Throughout June, GeekMom celebrates Pride Month with lots of LGBTQ content. Follow the Pride Month tag to find all the content in one space (including LGBTQ content from previous years) and keep checking back for more throughout the month. Today’s book review is Trouble Girls by Julia Lynn Rubin.
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Trigger Warnings: Rape, sexual assault, sexism, graphic depiction of murder, domestic violence, homophobia, panic attacks, misogyny, strong misogynistic slurs, armed robbery, shoplifting, and drug use.
Trouble Girls by Julia Lynn Rubin is a YA story about two queer teenage girls with a story inspired by Thelma and Louise and the #MeToo movement.
Trixie is a seventeen-year-old high school student who lives in a podunk town in West Virginia where she works as a waitress at the local diner and takes care of her sick mother. The one bright spot in her life is Lux, her best friend, and recent crush. The two girls have planned a weekend escape to the lake but decide to stop by a college town bar on their way when Lux is assaulted in the bathroom by a frat boy. Furious and terrified at finding Lux in danger, Trixie pulls out the knife she carries for self-defense against the “hogs” who frequent the diner and stabs Lux’s assailant before the two escape into the night.
Their weekend getaway quickly becomes life on the run as the two girls travel along back roads and sleep in dirty motels when nights spent cramped in Trixie’s beaten-up car become too much. As they try to keep one step ahead of the consequences, a war is brewing online between supporters of the frat boy and those defending the girls as a wave of previous victims of the same boy come to the surface – many talking about how they had previously been silenced. Trixie and Lux know there are only a small number of ways their story can end, but they intend to burn the patriarchy down before it does.
This was an incredible and intense story that starts out quickly and never slows down once, only ever picking up more speed and racing toward an ending you know is inevitable yet are still unsure as to how it will play out. Every page was tense and contributed to a rising sense of anxiety throughout the book as I felt myself feeling the girls’ emotions, unsure of who and what they can trust and with an ever-increasing sense of desperation as money and time both run out, driving them to ever more desperate actions. The book has been described as having “the aesthetic of Riverdale” and I can understand that comment as the story takes place in a landscape dotted with old-fashioned diners and a feeling of small-town nostalgia forced up against the worst elements of the modern world.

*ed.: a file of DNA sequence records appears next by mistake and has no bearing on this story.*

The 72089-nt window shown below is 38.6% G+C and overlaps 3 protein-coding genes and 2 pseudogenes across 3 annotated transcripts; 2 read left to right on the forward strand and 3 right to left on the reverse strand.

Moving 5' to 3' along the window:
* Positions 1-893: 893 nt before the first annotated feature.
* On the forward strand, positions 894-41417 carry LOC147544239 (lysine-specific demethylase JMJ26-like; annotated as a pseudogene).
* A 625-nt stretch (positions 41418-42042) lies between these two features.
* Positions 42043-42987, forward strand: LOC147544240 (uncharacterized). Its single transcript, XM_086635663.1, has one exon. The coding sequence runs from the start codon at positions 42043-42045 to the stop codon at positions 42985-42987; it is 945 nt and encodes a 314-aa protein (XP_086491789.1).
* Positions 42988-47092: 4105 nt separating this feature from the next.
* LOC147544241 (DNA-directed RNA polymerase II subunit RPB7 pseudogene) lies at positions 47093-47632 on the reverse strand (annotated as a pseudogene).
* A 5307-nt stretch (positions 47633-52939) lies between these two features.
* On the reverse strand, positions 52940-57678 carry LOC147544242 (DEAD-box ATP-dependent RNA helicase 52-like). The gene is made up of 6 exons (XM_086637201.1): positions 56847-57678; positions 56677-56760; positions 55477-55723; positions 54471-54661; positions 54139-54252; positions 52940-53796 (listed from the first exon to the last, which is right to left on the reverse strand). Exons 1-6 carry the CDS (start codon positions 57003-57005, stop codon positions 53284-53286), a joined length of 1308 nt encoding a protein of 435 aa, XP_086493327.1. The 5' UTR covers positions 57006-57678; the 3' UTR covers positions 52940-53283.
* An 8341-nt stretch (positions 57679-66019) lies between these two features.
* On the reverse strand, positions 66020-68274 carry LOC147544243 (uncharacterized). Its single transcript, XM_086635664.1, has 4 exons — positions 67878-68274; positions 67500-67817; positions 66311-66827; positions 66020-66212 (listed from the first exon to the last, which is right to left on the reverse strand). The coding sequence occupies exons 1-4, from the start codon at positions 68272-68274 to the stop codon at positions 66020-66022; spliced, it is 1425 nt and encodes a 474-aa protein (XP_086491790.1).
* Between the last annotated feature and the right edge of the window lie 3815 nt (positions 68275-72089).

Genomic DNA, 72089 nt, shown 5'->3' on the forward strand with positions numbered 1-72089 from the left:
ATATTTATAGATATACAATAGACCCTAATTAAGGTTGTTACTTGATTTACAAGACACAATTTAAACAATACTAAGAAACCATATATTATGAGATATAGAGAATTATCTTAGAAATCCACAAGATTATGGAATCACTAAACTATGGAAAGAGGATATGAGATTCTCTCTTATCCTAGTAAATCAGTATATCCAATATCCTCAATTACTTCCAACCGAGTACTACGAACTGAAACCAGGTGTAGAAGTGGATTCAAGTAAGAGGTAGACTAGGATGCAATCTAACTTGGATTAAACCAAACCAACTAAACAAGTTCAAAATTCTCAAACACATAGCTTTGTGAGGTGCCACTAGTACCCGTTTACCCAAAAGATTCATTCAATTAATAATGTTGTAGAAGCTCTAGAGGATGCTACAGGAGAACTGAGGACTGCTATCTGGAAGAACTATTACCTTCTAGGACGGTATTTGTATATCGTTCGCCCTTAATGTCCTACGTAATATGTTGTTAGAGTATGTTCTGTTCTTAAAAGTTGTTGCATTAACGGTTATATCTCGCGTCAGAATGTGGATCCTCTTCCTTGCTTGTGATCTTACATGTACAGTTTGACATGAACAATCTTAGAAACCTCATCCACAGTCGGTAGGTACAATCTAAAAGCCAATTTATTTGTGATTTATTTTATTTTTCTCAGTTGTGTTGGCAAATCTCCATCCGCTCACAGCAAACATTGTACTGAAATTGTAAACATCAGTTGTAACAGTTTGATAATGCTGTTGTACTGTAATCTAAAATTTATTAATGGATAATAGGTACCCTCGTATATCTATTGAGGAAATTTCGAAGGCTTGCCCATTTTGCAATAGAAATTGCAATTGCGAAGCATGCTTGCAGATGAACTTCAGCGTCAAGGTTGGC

Unfortunately, while this is indeed an LGBTQ story, I found the romantic relationship between the two main characters to be one of the weakest parts of the book. I felt that Trixie and Lux could have remained platonic best friends without anything really changing, but this didn’t really detract from what is a powerful story about the bonds between women. The supporting characters here are all barely more than caricatures but this never mattered because this is a story only about Trixie and Lux with anyone else being entirely superfluous to their single goal of freedom. That being said, the background activity that the girls see and read about including feminist activists on Twitter and TV show pundits really did contribute to the story, showing how Trixie’s actions have set off an avalanche of social media discourse and real-world action.
Trouble Girls is another great summer read with its depictions of endless burning deserts, late nights cooling off by motel pools, and long hours spent on the road. It is one of the grittiest, harshest, and most violent books in this year’s Pride Month selections and certainly not one to pick up if you’re looking for a fluffy, light-hearted romance, but it is one I would strongly recommend to all who have the stomach for it.
GeekMom received a copy of this book for review purposes.